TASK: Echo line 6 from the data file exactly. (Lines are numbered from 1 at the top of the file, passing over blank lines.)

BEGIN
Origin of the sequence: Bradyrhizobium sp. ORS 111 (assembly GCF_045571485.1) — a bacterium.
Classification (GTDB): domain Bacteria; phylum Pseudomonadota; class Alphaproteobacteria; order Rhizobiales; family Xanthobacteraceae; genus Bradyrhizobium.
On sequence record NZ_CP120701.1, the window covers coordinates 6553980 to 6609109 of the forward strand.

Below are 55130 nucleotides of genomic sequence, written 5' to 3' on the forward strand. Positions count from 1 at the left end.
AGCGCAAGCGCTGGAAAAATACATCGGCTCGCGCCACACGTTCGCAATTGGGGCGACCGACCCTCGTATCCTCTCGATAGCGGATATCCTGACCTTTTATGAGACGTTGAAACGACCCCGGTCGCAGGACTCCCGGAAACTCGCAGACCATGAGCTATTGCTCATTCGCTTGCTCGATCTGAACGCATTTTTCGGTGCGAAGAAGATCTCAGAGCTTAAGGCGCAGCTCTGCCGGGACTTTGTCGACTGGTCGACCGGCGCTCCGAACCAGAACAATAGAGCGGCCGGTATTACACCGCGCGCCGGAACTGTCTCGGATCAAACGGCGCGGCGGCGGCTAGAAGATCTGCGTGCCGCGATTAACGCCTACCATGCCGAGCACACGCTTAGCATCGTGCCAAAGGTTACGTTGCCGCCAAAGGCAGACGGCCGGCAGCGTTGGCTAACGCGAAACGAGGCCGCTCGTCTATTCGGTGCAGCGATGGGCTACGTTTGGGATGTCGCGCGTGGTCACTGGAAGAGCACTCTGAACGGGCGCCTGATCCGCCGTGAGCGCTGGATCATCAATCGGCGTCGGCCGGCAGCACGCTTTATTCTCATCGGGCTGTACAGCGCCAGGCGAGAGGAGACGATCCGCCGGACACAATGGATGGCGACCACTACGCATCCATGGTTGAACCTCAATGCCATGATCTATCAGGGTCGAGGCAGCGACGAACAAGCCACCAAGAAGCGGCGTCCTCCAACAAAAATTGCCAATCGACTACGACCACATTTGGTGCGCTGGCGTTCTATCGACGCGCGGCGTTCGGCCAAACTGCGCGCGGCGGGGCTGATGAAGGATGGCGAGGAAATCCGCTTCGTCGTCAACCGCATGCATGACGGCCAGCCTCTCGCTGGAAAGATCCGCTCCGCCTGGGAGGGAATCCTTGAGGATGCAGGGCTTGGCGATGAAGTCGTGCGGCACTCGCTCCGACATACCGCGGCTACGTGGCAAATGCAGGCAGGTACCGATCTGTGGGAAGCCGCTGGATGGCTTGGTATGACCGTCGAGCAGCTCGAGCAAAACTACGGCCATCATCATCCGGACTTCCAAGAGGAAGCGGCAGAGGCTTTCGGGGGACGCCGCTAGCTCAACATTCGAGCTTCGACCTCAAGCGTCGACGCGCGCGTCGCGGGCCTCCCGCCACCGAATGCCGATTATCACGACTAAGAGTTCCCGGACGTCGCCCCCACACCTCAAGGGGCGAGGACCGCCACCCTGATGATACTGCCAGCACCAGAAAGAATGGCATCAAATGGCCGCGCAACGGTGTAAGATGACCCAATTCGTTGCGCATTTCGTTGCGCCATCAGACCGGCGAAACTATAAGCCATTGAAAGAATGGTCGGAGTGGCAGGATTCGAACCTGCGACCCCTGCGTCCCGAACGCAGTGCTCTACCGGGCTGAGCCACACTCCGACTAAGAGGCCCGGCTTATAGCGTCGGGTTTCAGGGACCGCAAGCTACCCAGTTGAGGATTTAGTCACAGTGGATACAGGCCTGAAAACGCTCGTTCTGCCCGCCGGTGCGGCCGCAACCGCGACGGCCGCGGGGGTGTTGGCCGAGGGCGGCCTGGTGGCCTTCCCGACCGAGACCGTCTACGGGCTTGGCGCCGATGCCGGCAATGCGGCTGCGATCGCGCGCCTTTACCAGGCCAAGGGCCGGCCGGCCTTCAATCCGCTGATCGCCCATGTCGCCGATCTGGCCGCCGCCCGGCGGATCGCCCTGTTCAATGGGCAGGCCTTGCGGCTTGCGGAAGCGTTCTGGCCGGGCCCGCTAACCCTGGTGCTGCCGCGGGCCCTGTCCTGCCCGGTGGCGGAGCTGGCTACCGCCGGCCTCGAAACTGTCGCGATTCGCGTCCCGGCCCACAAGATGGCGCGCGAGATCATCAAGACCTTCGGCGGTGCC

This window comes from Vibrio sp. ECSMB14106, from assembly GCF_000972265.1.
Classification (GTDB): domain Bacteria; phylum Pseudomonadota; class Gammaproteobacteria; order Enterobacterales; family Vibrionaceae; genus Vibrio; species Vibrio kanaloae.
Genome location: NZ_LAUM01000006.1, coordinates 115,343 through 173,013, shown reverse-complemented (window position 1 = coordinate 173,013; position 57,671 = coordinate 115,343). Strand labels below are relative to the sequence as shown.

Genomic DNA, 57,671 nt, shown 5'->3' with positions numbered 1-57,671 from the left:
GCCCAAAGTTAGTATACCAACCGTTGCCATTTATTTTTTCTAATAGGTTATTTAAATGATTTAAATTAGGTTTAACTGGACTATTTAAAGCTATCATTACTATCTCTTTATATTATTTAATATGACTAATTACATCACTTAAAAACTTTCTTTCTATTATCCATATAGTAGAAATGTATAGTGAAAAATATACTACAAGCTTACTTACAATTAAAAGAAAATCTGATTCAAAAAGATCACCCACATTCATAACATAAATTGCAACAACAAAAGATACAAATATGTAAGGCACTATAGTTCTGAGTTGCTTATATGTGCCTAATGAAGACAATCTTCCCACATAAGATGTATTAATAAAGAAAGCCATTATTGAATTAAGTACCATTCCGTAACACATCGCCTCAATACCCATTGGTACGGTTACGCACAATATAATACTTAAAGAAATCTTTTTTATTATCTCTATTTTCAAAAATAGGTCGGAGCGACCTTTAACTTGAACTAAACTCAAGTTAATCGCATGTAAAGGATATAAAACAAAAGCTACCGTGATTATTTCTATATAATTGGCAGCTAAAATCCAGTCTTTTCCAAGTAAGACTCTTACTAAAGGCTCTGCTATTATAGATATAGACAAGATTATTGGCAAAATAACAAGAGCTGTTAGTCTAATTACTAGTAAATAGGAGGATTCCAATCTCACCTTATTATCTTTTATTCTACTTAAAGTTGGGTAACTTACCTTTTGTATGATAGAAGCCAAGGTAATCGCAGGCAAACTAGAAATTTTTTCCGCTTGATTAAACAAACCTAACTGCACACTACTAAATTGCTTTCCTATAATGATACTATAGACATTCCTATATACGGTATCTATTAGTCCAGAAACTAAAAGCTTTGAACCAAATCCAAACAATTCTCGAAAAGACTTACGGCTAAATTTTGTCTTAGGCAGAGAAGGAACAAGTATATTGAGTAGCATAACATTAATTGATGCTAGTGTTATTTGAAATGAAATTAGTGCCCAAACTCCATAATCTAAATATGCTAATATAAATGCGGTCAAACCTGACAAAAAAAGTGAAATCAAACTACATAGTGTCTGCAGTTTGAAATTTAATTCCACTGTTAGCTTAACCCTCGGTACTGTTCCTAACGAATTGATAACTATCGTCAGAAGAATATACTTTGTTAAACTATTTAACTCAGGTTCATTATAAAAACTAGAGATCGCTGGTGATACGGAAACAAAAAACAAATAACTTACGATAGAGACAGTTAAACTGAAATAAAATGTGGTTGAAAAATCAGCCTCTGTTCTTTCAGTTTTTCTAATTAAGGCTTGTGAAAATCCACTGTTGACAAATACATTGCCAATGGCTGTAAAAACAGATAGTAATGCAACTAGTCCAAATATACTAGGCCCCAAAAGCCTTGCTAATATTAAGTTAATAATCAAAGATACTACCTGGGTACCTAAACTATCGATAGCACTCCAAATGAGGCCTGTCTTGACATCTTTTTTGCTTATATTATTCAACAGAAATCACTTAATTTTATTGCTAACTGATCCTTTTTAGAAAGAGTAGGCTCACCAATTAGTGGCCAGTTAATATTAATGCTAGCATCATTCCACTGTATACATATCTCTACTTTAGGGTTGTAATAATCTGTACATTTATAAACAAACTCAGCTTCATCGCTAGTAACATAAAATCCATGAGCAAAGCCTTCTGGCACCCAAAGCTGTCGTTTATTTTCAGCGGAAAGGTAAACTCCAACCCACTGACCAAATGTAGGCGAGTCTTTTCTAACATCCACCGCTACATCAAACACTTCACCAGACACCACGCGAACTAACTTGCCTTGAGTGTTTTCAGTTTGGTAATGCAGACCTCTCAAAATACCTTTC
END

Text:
This window comes from Vibrio sp. ECSMB14106, from assembly GCF_000972265.1.